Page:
NASA Postpones Rogozin Visit as Opposition Grows

NASA Postpones Rogozin Visit as Opposition Grows

NASA has postponed a visit from Dmitry Rogozin, head of Russia’s Roscosmos space state corporation, in response to growing congressional opposition.  Sen. Jeanne Shaheen (D-NH), the top Democrat on the Senate subcommittee that funds NASA, was the latest Senator to urge Bridenstine to rescind the invitation “before Congress is forced to take action.”  Rogozin is under U.S. sanctions for his role in the annexation of Crimea in 2014 when he was a Russian Deputy Prime Minister.

Dmitry Rogozin, Director General, Roscosmos Space State Corporation. Credit: Mikhail Klimentyev/Russian president’s press service/TASS (Nov 19, 2018)

Rogozin was the Deputy Prime Minister in charge of Russia’s aerospace and defense sectors from 2011-2018.  His role in Russia’s annexation of Crimea resulted in sanctions by the United States and the European Union (EU).  He is not allowed to travel here or to EU countries, which, for example, meant he could not attend the International Astronautical Congress in Bremen, Germany in October 2018 where many of the world’s space agency leaders met.

As Deputy Prime Minister, he oversaw the Russian space agency, Roscosmos.  After being sanctioned, he tweeted that the United States could send its astronauts to the International Space Station via trampoline, a reference to U.S. dependence on Russia to ferry crews back and forth after termination of the space shuttle program in 2011. It was just one of a series of disparaging remarks he has made or tweeted about U.S.-Russian space cooperation over the years.

After Russian President Vladimir Putin was reelected in May 2018, Rogozin was the only member of the Kremlin inner circle removed from his post. He was assigned to take over Roscosmos, essentially a demotion.

At first, he appeared to take a more moderate stance, but raised hackles again last summer after a hole was discovered in the Soyuz MS-09 spacecraft docked at the ISS.  Instead of adopting the widely accepted explanation that a technician mistakenly drilled the hole during manufacturing, he implied that astronauts aboard ISS had done it maliciously.  Although he checked his rhetoric after a telecon with Bridenstine in September, he insisted Russian cosmonauts take a risky spacewalk in December to investigate the hole from the outside of the spacecraft as part of a Russian state commission’s ongoing investigation of the incident.  The results of that investigation have not been released.

Bridenstine visited Russia in October in conjunction with the beginning of the Soyuz MS-10 mission, which suffered a launch failure.  He and Rogozin met for the first time in person during those events. Bridenstine invited Rogozin to visit the United States and speak at Bridenstine’s alma mater, Rice University, near NASA’s Johnson Space Center, home to the astronaut corps, to discuss future U.S.-Russian space cooperation.  Bridenstine had permission to offer the invitation from the U.S. Treasury Department, which administers the sanctions.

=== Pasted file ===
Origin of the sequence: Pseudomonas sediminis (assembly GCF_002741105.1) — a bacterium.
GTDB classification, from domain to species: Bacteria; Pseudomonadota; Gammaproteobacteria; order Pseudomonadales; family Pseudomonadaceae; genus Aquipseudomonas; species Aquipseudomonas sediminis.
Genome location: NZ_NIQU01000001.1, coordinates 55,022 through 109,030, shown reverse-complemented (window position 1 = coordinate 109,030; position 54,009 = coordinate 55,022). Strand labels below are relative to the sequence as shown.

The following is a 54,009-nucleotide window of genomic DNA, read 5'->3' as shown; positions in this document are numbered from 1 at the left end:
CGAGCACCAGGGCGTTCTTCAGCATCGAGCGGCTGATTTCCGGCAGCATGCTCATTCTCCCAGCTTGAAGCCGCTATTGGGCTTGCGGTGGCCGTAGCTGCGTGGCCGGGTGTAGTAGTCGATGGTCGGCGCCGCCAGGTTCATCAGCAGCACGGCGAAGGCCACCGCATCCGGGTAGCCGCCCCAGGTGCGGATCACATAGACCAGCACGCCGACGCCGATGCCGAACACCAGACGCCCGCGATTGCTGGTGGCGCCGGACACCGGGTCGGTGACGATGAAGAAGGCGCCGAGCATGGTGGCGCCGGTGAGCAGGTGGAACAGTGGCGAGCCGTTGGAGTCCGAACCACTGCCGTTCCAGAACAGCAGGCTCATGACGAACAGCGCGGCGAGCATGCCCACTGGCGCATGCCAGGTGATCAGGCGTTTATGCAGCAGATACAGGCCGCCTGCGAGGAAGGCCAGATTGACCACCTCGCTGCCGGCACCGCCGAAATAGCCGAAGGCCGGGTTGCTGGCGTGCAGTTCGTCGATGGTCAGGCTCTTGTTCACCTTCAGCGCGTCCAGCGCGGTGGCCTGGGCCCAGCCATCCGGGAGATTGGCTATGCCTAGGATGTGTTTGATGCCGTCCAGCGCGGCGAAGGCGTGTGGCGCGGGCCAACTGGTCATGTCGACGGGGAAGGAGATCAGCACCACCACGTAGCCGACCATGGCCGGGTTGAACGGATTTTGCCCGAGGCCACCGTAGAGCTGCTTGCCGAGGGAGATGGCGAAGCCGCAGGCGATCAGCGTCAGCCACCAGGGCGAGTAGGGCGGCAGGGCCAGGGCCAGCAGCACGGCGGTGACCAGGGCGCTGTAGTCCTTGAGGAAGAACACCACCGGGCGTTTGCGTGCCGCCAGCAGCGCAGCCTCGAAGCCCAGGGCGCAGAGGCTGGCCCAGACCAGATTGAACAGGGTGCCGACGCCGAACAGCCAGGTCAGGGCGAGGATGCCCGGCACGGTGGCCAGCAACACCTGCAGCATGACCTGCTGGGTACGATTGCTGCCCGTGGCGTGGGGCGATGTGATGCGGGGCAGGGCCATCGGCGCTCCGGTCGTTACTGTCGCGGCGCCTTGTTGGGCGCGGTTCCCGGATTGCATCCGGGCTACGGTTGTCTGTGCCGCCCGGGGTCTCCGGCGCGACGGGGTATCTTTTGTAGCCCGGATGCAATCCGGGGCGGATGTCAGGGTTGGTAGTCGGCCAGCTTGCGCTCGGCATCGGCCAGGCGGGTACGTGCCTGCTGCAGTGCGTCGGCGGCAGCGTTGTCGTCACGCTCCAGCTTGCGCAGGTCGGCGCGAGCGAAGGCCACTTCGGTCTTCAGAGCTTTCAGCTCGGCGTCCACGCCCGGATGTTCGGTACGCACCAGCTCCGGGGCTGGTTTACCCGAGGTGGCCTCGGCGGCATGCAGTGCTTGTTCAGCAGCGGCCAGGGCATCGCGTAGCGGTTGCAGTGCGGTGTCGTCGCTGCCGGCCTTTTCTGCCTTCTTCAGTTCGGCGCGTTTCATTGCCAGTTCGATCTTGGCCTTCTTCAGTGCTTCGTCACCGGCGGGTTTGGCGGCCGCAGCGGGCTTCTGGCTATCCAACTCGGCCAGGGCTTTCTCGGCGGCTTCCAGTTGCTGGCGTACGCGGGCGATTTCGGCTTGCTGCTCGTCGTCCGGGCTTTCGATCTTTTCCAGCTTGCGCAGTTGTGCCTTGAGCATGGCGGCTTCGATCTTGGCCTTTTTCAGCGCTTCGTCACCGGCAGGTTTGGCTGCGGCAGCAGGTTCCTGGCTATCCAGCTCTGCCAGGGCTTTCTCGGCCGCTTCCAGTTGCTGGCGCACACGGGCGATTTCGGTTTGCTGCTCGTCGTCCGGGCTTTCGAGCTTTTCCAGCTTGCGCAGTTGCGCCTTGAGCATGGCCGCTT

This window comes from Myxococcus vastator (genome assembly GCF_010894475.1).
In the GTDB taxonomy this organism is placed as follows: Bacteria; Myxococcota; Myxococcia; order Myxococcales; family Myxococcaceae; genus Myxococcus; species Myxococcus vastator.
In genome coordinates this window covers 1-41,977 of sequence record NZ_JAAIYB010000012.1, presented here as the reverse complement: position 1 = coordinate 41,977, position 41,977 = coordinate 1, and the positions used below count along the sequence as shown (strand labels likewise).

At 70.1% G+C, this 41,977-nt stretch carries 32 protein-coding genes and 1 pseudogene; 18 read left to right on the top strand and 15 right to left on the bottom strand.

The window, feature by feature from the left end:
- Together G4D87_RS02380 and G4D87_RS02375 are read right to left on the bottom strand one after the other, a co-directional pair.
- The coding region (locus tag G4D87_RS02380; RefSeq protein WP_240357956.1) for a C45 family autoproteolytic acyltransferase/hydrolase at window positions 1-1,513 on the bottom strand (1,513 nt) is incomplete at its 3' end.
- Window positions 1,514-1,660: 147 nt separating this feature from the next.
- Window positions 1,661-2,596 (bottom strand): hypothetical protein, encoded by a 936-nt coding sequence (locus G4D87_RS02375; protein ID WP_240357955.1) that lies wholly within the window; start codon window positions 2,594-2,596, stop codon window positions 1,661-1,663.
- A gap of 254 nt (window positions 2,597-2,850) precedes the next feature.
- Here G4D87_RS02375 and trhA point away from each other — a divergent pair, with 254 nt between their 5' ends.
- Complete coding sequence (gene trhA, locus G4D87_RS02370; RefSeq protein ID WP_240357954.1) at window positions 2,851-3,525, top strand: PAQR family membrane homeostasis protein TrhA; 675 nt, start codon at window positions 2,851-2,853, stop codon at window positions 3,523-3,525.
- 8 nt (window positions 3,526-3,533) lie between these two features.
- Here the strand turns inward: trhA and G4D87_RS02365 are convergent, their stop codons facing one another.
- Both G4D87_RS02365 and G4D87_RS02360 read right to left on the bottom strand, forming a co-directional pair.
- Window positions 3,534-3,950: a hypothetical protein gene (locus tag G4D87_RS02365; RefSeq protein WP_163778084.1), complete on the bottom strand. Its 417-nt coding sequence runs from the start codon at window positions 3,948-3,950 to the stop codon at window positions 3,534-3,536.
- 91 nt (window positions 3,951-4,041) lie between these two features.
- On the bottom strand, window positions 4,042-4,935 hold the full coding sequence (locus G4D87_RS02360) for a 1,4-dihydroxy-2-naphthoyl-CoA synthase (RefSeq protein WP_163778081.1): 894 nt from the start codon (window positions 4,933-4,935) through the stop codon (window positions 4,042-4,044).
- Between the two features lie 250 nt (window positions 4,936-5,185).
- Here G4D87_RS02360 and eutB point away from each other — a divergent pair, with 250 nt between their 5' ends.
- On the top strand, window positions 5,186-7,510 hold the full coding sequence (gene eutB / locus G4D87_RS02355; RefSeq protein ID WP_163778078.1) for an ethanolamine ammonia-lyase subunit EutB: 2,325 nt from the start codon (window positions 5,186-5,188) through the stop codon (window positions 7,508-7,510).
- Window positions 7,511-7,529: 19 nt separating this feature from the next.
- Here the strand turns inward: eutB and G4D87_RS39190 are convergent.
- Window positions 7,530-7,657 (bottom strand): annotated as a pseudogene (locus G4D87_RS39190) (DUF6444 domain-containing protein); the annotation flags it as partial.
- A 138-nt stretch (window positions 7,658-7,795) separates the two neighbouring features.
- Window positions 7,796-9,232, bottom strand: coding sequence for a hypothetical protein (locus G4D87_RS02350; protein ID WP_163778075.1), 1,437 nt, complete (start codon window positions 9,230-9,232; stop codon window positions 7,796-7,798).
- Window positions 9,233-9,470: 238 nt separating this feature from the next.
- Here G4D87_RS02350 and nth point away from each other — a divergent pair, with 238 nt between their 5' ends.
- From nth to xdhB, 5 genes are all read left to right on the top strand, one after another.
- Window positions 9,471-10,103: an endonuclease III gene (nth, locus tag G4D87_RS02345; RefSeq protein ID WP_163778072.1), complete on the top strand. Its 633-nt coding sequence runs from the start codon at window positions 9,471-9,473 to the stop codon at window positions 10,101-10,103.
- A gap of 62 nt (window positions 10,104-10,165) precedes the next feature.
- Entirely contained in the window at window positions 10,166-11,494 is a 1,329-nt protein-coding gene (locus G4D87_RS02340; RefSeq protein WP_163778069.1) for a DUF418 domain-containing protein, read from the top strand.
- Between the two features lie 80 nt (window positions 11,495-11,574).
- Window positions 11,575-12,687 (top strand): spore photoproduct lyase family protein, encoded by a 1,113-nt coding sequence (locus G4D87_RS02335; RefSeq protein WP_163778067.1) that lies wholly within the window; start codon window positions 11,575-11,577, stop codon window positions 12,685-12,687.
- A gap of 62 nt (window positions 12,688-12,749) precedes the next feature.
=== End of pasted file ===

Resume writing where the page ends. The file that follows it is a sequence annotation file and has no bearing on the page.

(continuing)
The invitation sparked little notice outside of space circles until Politico published a story about it on January 1.  It quoted Sen. Mark Warner (D-VA), the top Democrat on the Senate Intelligence Committee, and Sen. Ted Cruz (R-TX), chairman of the Senate Commerce subcommittee that authorizes NASA activities, as having reservations.  Politico called Rogozin “an ultranationalist politician with a record of stark racism and homophobia”  and quoted Warner as saying the invitation “absolutely sends the wrong message.” A Cruz spokesman said Rogozin’s position at Roscosmos is illustrative of why U.S. dependence on Russia to take crews to and from ISS must end.

Sen. Jeanne Shaheen (D-New Hampshire)

Sen. Jeanne Shaheen (D-NH), the ranking member of the Senate Appropriations Commerce-Justice-Science subcommittee that funds NASA, issued a press release yesterday saying the invitation “undercuts our message and undermines the United States’ core national security objective.”  Shaheen is also a senior member of the Senate Armed Services Committee and the Senate Foreign Relations Committee.  Bridenstine “should withdraw this invitation immediately before Congress is forced to act.”  Sen. Robert Menendez (D-NJ) also sent a letter to Bridenstine urging that the invitation be rescinded. He is the top Democrat on the Senate Foreign Relations Committee.

In a statement today, Bridenstine spokeswoman Megan Powers said the meeting has been “postponed.”

“NASA has informed the Russian space agency, Roscosmos, that the proposed visit of Roscosmos Director General, Dr. Dimitry Rogozin, currently planned for February 2019 will need to be postponed. A new date for the visit has not been identified.” — Megan Powers

Note:  After this article was published, Bridenstine told the Washington Post that he has rescinded the invitation.

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